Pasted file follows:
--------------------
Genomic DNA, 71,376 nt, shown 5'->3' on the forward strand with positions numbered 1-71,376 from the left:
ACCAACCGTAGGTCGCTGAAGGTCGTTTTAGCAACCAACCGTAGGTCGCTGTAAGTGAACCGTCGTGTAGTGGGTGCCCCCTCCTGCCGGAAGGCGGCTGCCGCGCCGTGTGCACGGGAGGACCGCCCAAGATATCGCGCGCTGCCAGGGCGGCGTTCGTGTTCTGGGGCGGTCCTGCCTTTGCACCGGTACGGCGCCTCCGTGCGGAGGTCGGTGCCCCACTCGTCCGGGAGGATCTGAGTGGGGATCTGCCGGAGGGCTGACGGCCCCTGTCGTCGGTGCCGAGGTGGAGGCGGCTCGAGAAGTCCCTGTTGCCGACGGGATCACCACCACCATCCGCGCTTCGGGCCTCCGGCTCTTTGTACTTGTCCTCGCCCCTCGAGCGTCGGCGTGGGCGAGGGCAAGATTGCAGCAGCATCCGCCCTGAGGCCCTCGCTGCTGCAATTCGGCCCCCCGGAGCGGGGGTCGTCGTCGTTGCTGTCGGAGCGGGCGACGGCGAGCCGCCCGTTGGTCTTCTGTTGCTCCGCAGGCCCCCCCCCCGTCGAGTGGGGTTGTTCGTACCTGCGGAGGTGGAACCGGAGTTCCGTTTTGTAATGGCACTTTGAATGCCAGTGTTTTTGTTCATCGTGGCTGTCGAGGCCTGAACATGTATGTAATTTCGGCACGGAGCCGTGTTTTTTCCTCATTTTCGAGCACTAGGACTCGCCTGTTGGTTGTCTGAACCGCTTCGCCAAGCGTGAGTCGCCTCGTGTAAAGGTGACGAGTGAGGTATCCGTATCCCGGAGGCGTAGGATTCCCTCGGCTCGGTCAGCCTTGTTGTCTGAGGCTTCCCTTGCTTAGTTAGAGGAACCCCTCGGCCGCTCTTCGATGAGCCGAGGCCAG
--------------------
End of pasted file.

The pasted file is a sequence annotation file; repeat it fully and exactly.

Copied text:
Genomic DNA, 71,376 nt, shown 5'->3' on the forward strand with positions numbered 1-71,376 from the left:
ACCAACCGTAGGTCGCTGAAGGTCGTTTTAGCAACCAACCGTAGGTCGCTGTAAGTGAACCGTCGTGTAGTGGGTGCCCCCTCCTGCCGGAAGGCGGCTGCCGCGCCGTGTGCACGGGAGGACCGCCCAAGATATCGCGCGCTGCCAGGGCGGCGTTCGTGTTCTGGGGCGGTCCTGCCTTTGCACCGGTACGGCGCCTCCGTGCGGAGGTCGGTGCCCCACTCGTCCGGGAGGATCTGAGTGGGGATCTGCCGGAGGGCTGACGGCCCCTGTCGTCGGTGCCGAGGTGGAGGCGGCTCGAGAAGTCCCTGTTGCCGACGGGATCACCACCACCATCCGCGCTTCGGGCCTCCGGCTCTTTGTACTTGTCCTCGCCCCTCGAGCGTCGGCGTGGGCGAGGGCAAGATTGCAGCAGCATCCGCCCTGAGGCCCTCGCTGCTGCAATTCGGCCCCCCGGAGCGGGGGTCGTCGTCGTTGCTGTCGGAGCGGGCGACGGCGAGCCGCCCGTTGGTCTTCTGTTGCTCCGCAGGCCCCCCCCCCGTCGAGTGGGGTTGTTCGTACCTGCGGAGGTGGAACCGGAGTTCCGTTTTGTAATGGCACTTTGAATGCCAGTGTTTTTGTTCATCGTGGCTGTCGAGGCCTGAACATGTATGTAATTTCGGCACGGAGCCGTGTTTTTTCCTCATTTTCGAGCACTAGGACTCGCCTGTTGGTTGTCTGAACCGCTTCGCCAAGCGTGAGTCGCCTCGTGTAAAGGTGACGAGTGAGGTATCCGTATCCCGGAGGCGTAGGATTCCCTCGGCTCGGTCAGCCTTGTTGTCTGAGGCTTCCCTTGCTTAGTTAGAGGAACCCCTCGGCCGCTCTTCGATGAGCCGAGGCCAG